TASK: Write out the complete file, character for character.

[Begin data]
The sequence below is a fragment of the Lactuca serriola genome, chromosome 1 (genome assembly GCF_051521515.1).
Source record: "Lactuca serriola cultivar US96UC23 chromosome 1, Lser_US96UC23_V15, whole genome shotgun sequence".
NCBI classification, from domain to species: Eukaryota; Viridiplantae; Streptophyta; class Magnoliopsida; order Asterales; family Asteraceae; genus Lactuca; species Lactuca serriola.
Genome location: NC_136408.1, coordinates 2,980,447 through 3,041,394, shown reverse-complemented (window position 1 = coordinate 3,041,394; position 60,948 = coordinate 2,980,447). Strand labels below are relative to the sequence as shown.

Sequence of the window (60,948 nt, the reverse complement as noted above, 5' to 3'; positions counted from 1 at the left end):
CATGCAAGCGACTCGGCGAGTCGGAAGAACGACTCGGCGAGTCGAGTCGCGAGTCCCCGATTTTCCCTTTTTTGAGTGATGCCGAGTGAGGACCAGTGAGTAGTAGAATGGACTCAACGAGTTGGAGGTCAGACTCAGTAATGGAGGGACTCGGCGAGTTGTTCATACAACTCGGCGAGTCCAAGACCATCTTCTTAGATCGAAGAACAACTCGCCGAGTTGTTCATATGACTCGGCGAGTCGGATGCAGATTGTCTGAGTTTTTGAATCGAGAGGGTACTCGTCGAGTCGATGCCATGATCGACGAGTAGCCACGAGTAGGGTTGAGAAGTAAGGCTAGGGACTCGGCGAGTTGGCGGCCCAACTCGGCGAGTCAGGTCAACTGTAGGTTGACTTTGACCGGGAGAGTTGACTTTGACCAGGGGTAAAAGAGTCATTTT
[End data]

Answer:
The sequence below is a fragment of the Lactuca serriola genome, chromosome 1 (genome assembly GCF_051521515.1).
Source record: "Lactuca serriola cultivar US96UC23 chromosome 1, Lser_US96UC23_V15, whole genome shotgun sequence".
NCBI classification, from domain to species: Eukaryota; Viridiplantae; Streptophyta; class Magnoliopsida; order Asterales; family Asteraceae; genus Lactuca; species Lactuca serriola.
Genome location: NC_136408.1, coordinates 2,980,447 through 3,041,394, shown reverse-complemented (window position 1 = coordinate 3,041,394; position 60,948 = coordinate 2,980,447). Strand labels below are relative to the sequence as shown.

Sequence of the window (60,948 nt, the reverse complement as noted above, 5' to 3'; positions counted from 1 at the left end):
CATGCAAGCGACTCGGCGAGTCGGAAGAACGACTCGGCGAGTCGAGTCGCGAGTCCCCGATTTTCCCTTTTTTGAGTGATGCCGAGTGAGGACCAGTGAGTAGTAGAATGGACTCAACGAGTTGGAGGTCAGACTCAGTAATGGAGGGACTCGGCGAGTTGTTCATACAACTCGGCGAGTCCAAGACCATCTTCTTAGATCGAAGAACAACTCGCCGAGTTGTTCATATGACTCGGCGAGTCGGATGCAGATTGTCTGAGTTTTTGAATCGAGAGGGTACTCGTCGAGTCGATGCCATGATCGACGAGTAGCCACGAGTAGGGTTGAGAAGTAAGGCTAGGGACTCGGCGAGTTGGCGGCCCAACTCGGCGAGTCAGGTCAACTGTAGGTTGACTTTGACCGGGAGAGTTGACTTTGACCAGGGGTAAAAGAGTCATTTT